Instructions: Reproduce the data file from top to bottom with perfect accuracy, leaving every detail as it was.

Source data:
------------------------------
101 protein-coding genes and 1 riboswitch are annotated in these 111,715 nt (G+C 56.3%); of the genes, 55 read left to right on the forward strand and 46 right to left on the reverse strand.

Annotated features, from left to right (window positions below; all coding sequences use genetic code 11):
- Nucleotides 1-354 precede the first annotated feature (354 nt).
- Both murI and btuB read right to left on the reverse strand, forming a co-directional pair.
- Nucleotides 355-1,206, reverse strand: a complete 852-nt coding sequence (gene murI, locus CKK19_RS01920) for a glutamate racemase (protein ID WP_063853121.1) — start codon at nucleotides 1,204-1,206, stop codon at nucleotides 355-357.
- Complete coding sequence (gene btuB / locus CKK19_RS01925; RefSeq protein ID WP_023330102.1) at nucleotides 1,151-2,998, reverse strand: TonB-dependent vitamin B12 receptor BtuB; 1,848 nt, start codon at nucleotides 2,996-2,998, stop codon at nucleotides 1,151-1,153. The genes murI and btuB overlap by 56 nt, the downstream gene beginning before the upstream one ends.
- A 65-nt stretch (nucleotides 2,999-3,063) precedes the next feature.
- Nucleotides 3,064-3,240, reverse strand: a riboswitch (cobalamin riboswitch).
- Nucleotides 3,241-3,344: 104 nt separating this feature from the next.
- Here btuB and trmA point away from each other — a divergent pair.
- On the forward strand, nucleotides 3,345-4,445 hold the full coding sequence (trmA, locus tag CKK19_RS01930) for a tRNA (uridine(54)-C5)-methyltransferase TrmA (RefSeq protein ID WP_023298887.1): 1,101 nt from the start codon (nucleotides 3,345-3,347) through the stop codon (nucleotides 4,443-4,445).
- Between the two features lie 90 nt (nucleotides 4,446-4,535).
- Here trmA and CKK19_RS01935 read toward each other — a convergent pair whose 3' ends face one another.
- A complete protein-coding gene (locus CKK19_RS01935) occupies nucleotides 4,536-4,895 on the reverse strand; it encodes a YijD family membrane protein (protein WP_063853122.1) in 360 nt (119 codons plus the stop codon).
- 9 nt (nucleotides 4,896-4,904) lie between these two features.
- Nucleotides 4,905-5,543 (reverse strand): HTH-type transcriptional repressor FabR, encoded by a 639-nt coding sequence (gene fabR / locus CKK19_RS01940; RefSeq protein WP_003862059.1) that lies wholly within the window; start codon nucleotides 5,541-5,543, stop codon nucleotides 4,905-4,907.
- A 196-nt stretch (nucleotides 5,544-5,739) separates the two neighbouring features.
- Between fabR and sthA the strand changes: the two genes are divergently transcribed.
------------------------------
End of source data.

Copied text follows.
101 protein-coding genes and 1 riboswitch are annotated in these 111,715 nt (G+C 56.3%); of the genes, 55 read left to right on the forward strand and 46 right to left on the reverse strand.

Annotated features, from left to right (window positions below; all coding sequences use genetic code 11):
- Nucleotides 1-354 precede the first annotated feature (354 nt).
- Both murI and btuB read right to left on the reverse strand, forming a co-directional pair.
- Nucleotides 355-1,206, reverse strand: a complete 852-nt coding sequence (gene murI, locus CKK19_RS01920) for a glutamate racemase (protein ID WP_063853121.1) — start codon at nucleotides 1,204-1,206, stop codon at nucleotides 355-357.
- Complete coding sequence (gene btuB / locus CKK19_RS01925; RefSeq protein ID WP_023330102.1) at nucleotides 1,151-2,998, reverse strand: TonB-dependent vitamin B12 receptor BtuB; 1,848 nt, start codon at nucleotides 2,996-2,998, stop codon at nucleotides 1,151-1,153. The genes murI and btuB overlap by 56 nt, the downstream gene beginning before the upstream one ends.
- A 65-nt stretch (nucleotides 2,999-3,063) precedes the next feature.
- Nucleotides 3,064-3,240, reverse strand: a riboswitch (cobalamin riboswitch).
- Nucleotides 3,241-3,344: 104 nt separating this feature from the next.
- Here btuB and trmA point away from each other — a divergent pair.
- On the forward strand, nucleotides 3,345-4,445 hold the full coding sequence (trmA, locus tag CKK19_RS01930) for a tRNA (uridine(54)-C5)-methyltransferase TrmA (RefSeq protein ID WP_023298887.1): 1,101 nt from the start codon (nucleotides 3,345-3,347) through the stop codon (nucleotides 4,443-4,445).
- Between the two features lie 90 nt (nucleotides 4,446-4,535).
- Here trmA and CKK19_RS01935 read toward each other — a convergent pair whose 3' ends face one another.
- A complete protein-coding gene (locus CKK19_RS01935) occupies nucleotides 4,536-4,895 on the reverse strand; it encodes a YijD family membrane protein (protein WP_063853122.1) in 360 nt (119 codons plus the stop codon).
- 9 nt (nucleotides 4,896-4,904) lie between these two features.
- Nucleotides 4,905-5,543 (reverse strand): HTH-type transcriptional repressor FabR, encoded by a 639-nt coding sequence (gene fabR / locus CKK19_RS01940; RefSeq protein WP_003862059.1) that lies wholly within the window; start codon nucleotides 5,541-5,543, stop codon nucleotides 4,905-4,907.
- A 196-nt stretch (nucleotides 5,544-5,739) separates the two neighbouring features.
- Between fabR and sthA the strand changes: the two genes are divergently transcribed.